The issue for small boaters like us is that ENC’s do not have enough shoreline and depth detail to be as useful as paper or digitized RNC’s. For larger craft, they’re perfectly fine. I’d say 90% of the time, I use digitized RNC’s that I print specific areas for off my computer. Look just like traditional paper charts, and you can print your own.
I’ve downloaded all the RNC’s that I think I’d ever use, and have navigational software to view and plot courses on. The only thing a paddler would really have to do with older paper charts, and digitized ones, to keep them useful is to check the change in magnetic declination since the chart was drawn, and apply it to the bearings listed on the chart. That’s if you’re using a compass. The link to find that is: https://www.ngdc.noaa.gov/geomag/calculators/magcalc.shtml#declination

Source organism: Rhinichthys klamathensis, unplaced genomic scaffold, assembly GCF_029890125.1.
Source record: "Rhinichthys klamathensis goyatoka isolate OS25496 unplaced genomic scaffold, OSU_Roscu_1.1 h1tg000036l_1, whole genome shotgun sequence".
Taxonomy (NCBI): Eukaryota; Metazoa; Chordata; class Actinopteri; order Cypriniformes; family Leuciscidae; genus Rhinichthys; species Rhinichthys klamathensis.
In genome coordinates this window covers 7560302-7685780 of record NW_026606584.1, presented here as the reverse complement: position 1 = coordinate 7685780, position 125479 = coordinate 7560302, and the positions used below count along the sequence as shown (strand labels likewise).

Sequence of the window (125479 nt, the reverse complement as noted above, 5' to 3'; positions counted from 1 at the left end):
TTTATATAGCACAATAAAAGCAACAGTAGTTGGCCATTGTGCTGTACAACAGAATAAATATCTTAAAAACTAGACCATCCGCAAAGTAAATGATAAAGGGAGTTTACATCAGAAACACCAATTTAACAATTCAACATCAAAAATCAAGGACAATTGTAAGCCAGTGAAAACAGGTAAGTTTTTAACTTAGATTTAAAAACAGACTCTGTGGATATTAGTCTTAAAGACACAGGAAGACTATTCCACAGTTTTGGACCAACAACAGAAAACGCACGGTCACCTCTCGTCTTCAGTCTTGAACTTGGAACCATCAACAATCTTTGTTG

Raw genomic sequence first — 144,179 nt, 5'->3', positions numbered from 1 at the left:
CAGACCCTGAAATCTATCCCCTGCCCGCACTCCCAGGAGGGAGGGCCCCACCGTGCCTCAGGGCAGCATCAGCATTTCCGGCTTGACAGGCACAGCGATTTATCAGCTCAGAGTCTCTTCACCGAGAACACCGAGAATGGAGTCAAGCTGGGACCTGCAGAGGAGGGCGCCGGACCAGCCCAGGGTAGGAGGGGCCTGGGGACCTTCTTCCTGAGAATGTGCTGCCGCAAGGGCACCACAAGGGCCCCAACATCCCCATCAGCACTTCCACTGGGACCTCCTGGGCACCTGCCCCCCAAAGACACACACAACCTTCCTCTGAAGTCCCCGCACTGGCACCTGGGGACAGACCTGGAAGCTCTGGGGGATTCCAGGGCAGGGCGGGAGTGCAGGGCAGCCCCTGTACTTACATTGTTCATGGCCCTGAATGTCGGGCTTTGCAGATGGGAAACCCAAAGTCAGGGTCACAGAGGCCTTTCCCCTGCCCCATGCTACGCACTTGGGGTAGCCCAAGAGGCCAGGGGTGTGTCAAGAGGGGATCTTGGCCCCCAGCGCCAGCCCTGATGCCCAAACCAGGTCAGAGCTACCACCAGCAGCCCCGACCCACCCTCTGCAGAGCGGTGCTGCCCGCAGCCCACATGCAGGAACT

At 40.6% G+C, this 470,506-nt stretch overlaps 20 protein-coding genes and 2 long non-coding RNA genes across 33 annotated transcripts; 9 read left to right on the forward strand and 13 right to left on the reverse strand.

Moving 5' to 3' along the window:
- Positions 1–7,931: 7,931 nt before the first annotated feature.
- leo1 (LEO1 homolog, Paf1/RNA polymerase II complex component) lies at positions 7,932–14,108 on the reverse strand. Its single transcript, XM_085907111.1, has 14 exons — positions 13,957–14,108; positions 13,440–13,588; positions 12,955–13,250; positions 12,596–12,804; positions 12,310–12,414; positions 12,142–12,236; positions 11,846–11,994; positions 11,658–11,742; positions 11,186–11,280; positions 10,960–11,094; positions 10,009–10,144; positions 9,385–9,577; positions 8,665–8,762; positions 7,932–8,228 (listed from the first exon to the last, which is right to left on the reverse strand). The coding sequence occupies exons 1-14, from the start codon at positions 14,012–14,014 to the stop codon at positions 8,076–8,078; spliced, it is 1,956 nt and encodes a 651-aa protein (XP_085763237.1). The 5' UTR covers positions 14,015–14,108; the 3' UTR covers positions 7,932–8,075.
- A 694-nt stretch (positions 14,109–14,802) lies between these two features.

I’m sure if that page becomes no longer available, there are other sites that you can get the info from. And many paper charts (And digitized versions) are already old enough that you’d do well to find out, and apply the change if you’re doing a long crossing, or paddling in a large group of islands.
So I’d say if they are important to you, get the paper and digital RNC’s while they are still available. Digital ones are free to download from NOAA. I don’t like the idea of discontinuing the RNC’s, but it appears to be the future.
The Connyak BBS